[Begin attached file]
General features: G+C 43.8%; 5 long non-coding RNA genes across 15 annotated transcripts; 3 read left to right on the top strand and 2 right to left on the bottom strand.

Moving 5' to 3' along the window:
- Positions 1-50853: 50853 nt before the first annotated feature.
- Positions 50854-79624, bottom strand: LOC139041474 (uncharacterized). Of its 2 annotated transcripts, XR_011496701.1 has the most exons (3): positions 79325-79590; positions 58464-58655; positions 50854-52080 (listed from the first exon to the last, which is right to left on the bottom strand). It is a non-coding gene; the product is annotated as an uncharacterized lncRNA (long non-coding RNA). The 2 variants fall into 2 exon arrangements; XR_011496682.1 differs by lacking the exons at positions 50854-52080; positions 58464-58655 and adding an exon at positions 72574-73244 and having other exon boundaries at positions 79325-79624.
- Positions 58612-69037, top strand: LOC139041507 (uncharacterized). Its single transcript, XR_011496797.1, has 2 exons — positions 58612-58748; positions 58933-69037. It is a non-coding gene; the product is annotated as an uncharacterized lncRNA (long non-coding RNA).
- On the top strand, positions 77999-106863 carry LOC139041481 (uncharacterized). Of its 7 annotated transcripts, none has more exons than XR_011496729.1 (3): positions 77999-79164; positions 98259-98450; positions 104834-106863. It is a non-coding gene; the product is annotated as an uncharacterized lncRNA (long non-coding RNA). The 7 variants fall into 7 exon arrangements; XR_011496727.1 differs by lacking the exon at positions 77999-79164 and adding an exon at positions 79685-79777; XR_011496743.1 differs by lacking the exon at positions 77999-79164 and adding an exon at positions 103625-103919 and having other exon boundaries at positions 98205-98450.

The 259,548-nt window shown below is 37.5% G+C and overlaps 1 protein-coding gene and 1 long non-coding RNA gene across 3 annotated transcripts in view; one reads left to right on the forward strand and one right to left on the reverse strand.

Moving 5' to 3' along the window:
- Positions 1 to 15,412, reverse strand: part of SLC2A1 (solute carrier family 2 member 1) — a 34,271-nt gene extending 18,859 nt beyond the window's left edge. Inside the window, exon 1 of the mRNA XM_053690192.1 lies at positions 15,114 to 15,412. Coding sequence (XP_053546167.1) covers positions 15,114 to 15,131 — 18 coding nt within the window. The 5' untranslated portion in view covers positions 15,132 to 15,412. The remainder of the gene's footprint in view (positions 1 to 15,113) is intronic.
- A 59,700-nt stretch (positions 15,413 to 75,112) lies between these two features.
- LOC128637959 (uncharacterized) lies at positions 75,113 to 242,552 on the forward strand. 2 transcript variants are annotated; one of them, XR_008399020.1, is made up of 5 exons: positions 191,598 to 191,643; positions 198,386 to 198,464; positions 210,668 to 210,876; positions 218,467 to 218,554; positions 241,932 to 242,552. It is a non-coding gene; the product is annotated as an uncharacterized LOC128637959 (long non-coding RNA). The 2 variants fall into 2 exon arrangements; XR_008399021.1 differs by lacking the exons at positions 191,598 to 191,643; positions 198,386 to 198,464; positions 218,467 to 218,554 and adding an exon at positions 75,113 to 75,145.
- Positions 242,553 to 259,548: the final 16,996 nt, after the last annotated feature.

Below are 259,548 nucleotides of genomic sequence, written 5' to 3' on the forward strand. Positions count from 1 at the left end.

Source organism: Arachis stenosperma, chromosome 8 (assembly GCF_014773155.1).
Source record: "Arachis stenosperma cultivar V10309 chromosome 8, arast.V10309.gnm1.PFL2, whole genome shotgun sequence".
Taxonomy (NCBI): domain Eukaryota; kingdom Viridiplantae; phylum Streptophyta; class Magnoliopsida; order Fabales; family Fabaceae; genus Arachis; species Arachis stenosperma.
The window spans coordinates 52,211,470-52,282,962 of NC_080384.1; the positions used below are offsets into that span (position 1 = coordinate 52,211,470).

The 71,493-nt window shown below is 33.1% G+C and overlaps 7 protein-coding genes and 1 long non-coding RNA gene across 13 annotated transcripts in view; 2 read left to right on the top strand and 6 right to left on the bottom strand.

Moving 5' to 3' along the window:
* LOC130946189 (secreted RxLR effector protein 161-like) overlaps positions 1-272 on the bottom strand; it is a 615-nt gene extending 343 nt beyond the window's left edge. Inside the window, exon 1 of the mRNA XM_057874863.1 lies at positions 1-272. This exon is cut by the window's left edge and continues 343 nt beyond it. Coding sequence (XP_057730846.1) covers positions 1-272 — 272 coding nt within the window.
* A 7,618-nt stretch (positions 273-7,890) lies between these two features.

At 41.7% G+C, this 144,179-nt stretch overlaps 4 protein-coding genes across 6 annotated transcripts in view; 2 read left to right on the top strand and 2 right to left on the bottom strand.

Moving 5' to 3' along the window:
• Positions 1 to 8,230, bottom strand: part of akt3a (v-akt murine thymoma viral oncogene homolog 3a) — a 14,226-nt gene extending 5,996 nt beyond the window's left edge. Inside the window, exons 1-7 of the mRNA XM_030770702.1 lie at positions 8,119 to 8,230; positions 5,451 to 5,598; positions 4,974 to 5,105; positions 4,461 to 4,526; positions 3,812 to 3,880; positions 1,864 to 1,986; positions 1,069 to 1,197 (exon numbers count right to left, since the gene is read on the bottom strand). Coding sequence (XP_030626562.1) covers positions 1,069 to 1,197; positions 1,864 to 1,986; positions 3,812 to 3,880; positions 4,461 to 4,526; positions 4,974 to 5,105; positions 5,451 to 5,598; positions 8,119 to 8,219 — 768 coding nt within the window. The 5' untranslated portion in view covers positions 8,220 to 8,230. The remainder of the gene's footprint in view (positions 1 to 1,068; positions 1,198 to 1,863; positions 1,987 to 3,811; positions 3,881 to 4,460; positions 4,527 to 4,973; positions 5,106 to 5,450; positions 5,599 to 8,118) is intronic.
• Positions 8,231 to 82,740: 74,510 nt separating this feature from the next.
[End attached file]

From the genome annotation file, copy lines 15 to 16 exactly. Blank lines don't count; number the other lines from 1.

Source record: "Arachis stenosperma cultivar V10309 chromosome 8, arast.V10309.gnm1.PFL2, whole genome shotgun sequence".
Taxonomy (NCBI): domain Eukaryota; kingdom Viridiplantae; phylum Streptophyta; class Magnoliopsida; order Fabales; family Fabaceae; genus Arachis; species Arachis stenosperma.